No one saw the Lord Jesus rise from the dead. You will search the Bible in vain for an account of what it looked like when he broke the power of death. The Bible leaves the event itself shrouded in mystery. Yet this does not mean that the resurrection of Jesus is not a historical event, as some so-called “scholars” have claimed. Anything that really happens is historical, whether or not somebody saw it happen. You can have your lights turned on by a timer in your house; that is an event of history, even if you’re not there to see it happen. But you become a witness that they were turned on when you see them on when you arrive home. In the same way, though the Bible does not give us an eyewitness report of our Lord’s resurrection, it does record many testimonies of those who saw him after he rose from the dead. Let us look at an eyewitness report.

Jesus gave many convincing proofs that he truly has risen from the dead (Acts 1:1-2). The apostles were in great need of evidence. They were not expecting to see Christ alive. This is the uniform testimony of the Gospels. No one said, “It’s the third day; let’s go out and look at the empty tomb!” They had problems believing what their eyes saw. Granted, they were startled by his sudden appearance (24:37). However, the text emphasizes that it was more than the surprise of the event. They had doubts about what was happening (24:38; cf. Matthew 28:17; John 20:25). The disciples were not gullible; they were not grasping for the least possible evidence. What they later preached was not the product of wishful thinking. Read the apostles’ viewpoint as stated by Paul (1 Corinthians 15:17, 20).

Jesus met their need. He gave proof of his material existence (24:39). He appealed to their sensual experience – “look, touch, see”. Jesus proved that he was not a ghost or an illusion. The Lord gave proof of his humanity (24:40-43). He was “constructed” like a man. He had “flesh and bones”. He could eat like a human can. The Lord Jesus gave proof of his identity (24:39-40). He really was the same Jesus they had known (John 20:24-28). There is one empty tomb in Palestine today, because Jesus who died and was buried in that tomb has conquered death and is Lord over all. Have you trusted your life to the Lord of life, who showed himself alive with many convincing proofs?

Jesus instructed them in the Scriptures. The Lord is not content to have us live according to our own experience or our own wisdom. People are to live according to the Word of God (Deuteronomy 8:3). What was written in the Scriptures was about Christ and his saving work (24:44, 46). The Scriptures are primarily about the Lord Jesus Christ and what he did, does and will do to save his chosen people. This should ignite our hearts to study and learn the Bible. This past week, there was a discussion on sports talk radio about the need for motivation to win. When a ball team is motivated, they can win games. When Christians become motivated by Jesus Christ, watch out! God is going to do great things through them. This should also guide our interpretation of the Old Testament Scriptures. They are not law-structured or Israel-structured, but Christ-structured.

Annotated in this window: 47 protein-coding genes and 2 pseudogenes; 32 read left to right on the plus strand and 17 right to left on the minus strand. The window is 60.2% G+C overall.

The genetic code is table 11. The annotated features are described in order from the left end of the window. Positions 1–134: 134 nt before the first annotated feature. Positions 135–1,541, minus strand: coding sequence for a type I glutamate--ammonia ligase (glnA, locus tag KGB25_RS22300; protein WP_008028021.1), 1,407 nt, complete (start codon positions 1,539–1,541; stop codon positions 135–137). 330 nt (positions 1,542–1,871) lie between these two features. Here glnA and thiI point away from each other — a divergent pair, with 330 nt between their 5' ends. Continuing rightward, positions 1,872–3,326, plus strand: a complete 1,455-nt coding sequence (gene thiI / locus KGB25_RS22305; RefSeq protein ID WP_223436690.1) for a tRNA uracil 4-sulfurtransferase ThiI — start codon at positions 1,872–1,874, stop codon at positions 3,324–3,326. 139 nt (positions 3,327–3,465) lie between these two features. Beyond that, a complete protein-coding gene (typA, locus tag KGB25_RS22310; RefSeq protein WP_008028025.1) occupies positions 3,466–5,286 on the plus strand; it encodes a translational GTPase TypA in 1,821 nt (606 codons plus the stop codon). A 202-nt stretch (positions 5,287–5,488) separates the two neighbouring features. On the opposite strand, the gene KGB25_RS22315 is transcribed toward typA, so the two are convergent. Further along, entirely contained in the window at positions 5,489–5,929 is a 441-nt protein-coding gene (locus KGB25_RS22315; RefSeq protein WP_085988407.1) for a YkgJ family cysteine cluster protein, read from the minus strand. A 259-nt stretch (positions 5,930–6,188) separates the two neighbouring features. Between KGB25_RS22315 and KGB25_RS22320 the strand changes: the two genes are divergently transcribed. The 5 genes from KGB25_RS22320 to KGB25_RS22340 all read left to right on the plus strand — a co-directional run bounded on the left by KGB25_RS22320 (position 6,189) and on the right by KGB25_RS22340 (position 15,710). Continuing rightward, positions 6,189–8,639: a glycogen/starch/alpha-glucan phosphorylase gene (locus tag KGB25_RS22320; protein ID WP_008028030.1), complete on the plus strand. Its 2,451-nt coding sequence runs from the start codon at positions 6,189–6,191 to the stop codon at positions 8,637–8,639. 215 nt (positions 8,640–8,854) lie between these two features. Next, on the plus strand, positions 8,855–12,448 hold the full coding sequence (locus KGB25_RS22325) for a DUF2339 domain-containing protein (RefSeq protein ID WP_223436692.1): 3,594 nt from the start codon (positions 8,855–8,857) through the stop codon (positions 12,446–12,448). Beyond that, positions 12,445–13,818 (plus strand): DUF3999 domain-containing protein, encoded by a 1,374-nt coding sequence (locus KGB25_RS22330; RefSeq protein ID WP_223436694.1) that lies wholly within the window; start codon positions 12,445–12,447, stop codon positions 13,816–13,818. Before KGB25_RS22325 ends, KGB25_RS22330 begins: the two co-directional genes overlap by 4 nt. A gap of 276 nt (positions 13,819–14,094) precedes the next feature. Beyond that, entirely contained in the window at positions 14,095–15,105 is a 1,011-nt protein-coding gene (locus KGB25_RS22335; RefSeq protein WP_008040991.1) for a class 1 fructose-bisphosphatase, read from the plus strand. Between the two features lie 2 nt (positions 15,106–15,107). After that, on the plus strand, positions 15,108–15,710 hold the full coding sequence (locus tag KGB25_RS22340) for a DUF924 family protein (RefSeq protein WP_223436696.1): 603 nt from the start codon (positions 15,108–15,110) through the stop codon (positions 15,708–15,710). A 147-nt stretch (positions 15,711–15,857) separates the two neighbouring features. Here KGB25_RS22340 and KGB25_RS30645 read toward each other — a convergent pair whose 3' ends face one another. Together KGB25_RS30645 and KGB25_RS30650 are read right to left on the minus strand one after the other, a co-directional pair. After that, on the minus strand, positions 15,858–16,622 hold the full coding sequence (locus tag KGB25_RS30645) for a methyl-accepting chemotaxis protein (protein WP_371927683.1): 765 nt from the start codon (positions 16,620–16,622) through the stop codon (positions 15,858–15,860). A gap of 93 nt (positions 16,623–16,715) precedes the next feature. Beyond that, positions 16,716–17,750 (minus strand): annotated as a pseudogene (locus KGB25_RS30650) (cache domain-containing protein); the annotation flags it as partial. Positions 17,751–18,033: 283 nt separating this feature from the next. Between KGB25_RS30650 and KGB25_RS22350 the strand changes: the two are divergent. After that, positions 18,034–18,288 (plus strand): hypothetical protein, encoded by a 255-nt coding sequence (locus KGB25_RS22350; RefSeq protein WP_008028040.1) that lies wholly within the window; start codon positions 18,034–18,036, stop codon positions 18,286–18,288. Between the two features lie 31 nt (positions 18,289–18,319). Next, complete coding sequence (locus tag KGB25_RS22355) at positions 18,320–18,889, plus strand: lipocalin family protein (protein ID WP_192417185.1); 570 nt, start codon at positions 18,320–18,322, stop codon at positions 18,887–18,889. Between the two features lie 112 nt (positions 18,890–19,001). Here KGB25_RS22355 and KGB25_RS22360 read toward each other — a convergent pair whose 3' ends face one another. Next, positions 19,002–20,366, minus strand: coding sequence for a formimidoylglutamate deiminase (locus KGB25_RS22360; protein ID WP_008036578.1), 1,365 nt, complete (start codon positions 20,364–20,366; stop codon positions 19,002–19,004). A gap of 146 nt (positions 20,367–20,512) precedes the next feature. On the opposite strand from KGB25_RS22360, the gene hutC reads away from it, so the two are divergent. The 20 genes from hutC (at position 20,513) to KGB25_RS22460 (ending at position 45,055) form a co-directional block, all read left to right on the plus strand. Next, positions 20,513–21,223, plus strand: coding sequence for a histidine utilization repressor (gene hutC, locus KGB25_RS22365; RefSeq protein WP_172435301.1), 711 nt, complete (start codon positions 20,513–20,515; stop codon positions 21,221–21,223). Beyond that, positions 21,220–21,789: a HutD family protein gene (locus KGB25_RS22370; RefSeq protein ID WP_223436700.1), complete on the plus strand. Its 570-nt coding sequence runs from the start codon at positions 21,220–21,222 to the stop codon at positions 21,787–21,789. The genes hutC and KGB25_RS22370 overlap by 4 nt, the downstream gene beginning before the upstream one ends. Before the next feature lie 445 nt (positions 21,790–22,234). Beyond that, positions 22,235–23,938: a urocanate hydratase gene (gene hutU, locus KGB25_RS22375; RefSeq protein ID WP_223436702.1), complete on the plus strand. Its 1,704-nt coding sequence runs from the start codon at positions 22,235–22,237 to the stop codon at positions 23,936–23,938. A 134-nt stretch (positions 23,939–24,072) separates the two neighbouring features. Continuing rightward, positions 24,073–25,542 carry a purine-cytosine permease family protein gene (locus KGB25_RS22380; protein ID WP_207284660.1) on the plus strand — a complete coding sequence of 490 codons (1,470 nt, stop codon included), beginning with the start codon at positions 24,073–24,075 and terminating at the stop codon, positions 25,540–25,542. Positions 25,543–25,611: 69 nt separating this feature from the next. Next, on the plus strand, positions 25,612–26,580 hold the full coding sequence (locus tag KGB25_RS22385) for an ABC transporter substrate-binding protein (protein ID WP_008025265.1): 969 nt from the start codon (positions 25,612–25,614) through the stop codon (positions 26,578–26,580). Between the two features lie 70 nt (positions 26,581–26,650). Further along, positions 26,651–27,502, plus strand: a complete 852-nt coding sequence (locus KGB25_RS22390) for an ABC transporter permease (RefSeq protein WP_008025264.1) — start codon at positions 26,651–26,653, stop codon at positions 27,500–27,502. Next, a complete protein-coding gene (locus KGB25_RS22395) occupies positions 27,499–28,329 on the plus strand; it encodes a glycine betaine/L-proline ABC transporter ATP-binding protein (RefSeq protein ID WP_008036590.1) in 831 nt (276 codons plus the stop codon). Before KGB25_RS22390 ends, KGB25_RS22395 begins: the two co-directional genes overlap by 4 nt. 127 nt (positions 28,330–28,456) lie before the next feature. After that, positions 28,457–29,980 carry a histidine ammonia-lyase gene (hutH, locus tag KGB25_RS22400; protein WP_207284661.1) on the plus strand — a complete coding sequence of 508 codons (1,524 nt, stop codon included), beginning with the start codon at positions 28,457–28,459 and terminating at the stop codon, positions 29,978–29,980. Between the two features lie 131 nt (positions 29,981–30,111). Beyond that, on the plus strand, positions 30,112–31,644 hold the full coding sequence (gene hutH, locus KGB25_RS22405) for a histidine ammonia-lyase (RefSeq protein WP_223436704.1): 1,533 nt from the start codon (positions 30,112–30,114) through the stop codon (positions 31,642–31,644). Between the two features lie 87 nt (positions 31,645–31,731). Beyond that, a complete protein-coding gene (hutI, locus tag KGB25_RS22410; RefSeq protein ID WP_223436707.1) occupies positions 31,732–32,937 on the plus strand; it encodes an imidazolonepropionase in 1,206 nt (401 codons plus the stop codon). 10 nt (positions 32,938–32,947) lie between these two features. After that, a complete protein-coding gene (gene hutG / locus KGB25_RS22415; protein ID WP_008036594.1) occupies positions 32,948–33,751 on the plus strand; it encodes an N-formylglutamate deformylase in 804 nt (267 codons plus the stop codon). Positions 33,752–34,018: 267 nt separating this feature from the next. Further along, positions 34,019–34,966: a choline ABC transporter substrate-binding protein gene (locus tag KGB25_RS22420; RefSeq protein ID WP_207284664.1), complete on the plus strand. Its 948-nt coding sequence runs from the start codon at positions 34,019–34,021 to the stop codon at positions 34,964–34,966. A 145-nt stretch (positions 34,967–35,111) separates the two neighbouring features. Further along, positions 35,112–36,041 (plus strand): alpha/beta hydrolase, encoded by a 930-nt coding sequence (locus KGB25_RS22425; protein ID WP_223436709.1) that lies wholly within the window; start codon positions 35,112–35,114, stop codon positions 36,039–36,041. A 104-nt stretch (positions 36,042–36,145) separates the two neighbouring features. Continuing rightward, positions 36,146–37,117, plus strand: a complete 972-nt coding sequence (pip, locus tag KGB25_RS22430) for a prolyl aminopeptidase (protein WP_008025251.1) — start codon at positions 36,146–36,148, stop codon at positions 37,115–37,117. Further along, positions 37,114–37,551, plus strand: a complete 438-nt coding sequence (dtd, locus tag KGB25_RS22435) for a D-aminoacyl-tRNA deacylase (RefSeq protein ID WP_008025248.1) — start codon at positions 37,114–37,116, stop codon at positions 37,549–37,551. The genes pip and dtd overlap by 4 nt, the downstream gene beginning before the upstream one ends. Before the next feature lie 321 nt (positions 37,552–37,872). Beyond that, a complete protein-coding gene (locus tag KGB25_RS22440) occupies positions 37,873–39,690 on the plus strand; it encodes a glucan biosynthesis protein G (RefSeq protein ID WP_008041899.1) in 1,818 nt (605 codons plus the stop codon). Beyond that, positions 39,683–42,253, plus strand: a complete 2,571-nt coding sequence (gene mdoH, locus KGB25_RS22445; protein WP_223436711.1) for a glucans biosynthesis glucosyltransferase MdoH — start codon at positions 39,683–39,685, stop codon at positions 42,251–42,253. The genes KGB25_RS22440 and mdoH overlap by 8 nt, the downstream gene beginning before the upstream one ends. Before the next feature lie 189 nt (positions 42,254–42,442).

Therefore, our proclamation of the Bible’s message must be clearly and decidedly evangelical (good news saturated). If we are not proclaiming the Lord Jesus Christ and his saving work, we are not telling the Biblical message. The content of the gospel (good news) must be preached (24:46; cf. 1 Corinthians 15:1-4; Romans 1:1-4,16-17). Repentance (a change of mind) and forgiveness of sins must be preached in Christ’s name (24:47). Notice how these two actions are linked. People must have a change of mind about their sins. (Sin is rejection of God as God, refusal to love God, and rebellion against God and his ways.) Do you see sin as an offense against God? Do you agree with God that sin is wrong? Do you understand that sin ruins people? We are to take the message of Christ and salvation from sin to all nations.

Those who hear need illumination to comprehend (24:45).We are dependent on the Spirit of God for this act of grace (2 Corinthians 3:14). Christians have this (2 Corinthians 3:16). Christ has the power to work directly on the human mind (Acts 16:14). There is one empty tomb in Palestine today, because Jesus who died and was buried in that tomb has conquered death and is Lord over all. Has the Lord of life opened your heart so that you know from the Scriptures that he is risen indeed?

Jesus told them about Pentecost and the new age that was about to begin. The risen Messiah would send the Holy Spirit (24:49). The Spirit would come since Jesus would no longer be physically present with his followers (24:44; cf. John 14:25-27; 16:7). Every follower of Jesus ought to value the preciousness of the gift of the Spirit. All of us are to obey Christ’s orders (24:49). The apostles were to start with a brief period of waiting, and then go out with the message. We are to go and make disciples (Matthew 28:19-20). There is one empty tomb in Palestine today, because Jesus who died and was buried in that tomb has conquered death and is Lord over all. Has the Lord of life given you his Holy Spirit, so that you are able to be his witness? Bow before the Risen Lord, Jesus Christ; trust in him today and have eternal life! Then what should we do? Let’s go and tell others this good news. “Christ is risen! He is risen indeed!”

Grace and peace, David

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An Awesome Question

IMG_0903Mark 15:34